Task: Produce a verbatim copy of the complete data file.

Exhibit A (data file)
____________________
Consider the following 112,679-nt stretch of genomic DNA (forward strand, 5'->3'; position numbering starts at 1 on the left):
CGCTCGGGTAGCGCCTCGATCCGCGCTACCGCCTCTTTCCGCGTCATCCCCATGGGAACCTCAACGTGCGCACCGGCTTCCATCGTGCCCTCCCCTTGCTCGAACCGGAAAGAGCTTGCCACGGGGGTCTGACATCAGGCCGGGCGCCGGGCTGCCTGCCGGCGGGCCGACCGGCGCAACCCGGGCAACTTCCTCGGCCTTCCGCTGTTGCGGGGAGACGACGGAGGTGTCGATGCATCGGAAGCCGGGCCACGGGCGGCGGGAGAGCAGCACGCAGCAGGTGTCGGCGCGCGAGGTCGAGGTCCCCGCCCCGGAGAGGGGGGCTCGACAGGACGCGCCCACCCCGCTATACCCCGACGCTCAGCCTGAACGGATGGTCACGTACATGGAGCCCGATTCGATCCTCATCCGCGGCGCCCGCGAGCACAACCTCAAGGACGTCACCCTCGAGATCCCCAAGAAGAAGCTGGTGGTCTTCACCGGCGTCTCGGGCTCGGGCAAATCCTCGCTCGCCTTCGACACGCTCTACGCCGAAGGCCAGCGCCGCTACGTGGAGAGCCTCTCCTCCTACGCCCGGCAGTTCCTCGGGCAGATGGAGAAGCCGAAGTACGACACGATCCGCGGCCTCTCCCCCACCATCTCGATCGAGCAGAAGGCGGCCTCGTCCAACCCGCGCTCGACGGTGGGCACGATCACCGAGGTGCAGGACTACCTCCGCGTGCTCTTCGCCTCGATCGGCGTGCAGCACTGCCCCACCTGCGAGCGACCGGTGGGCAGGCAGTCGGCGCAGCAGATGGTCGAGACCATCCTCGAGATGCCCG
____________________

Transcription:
Consider the following 112,679-nt stretch of genomic DNA (forward strand, 5'->3'; position numbering starts at 1 on the left):
CGCTCGGGTAGCGCCTCGATCCGCGCTACCGCCTCTTTCCGCGTCATCCCCATGGGAACCTCAACGTGCGCACCGGCTTCCATCGTGCCCTCCCCTTGCTCGAACCGGAAAGAGCTTGCCACGGGGGTCTGACATCAGGCCGGGCGCCGGGCTGCCTGCCGGCGGGCCGACCGGCGCAACCCGGGCAACTTCCTCGGCCTTCCGCTGTTGCGGGGAGACGACGGAGGTGTCGATGCATCGGAAGCCGGGCCACGGGCGGCGGGAGAGCAGCACGCAGCAGGTGTCGGCGCGCGAGGTCGAGGTCCCCGCCCCGGAGAGGGGGGCTCGACAGGACGCGCCCACCCCGCTATACCCCGACGCTCAGCCTGAACGGATGGTCACGTACATGGAGCCCGATTCGATCCTCATCCGCGGCGCCCGCGAGCACAACCTCAAGGACGTCACCCTCGAGATCCCCAAGAAGAAGCTGGTGGTCTTCACCGGCGTCTCGGGCTCGGGCAAATCCTCGCTCGCCTTCGACACGCTCTACGCCGAAGGCCAGCGCCGCTACGTGGAGAGCCTCTCCTCCTACGCCCGGCAGTTCCTCGGGCAGATGGAGAAGCCGAAGTACGACACGATCCGCGGCCTCTCCCCCACCATCTCGATCGAGCAGAAGGCGGCCTCGTCCAACCCGCGCTCGACGGTGGGCACGATCACCGAGGTGCAGGACTACCTCCGCGTGCTCTTCGCCTCGATCGGCGTGCAGCACTGCCCCACCTGCGAGCGACCGGTGGGCAGGCAGTCGGCGCAGCAGATGGTCGAGACCATCCTCGAGATGCCCG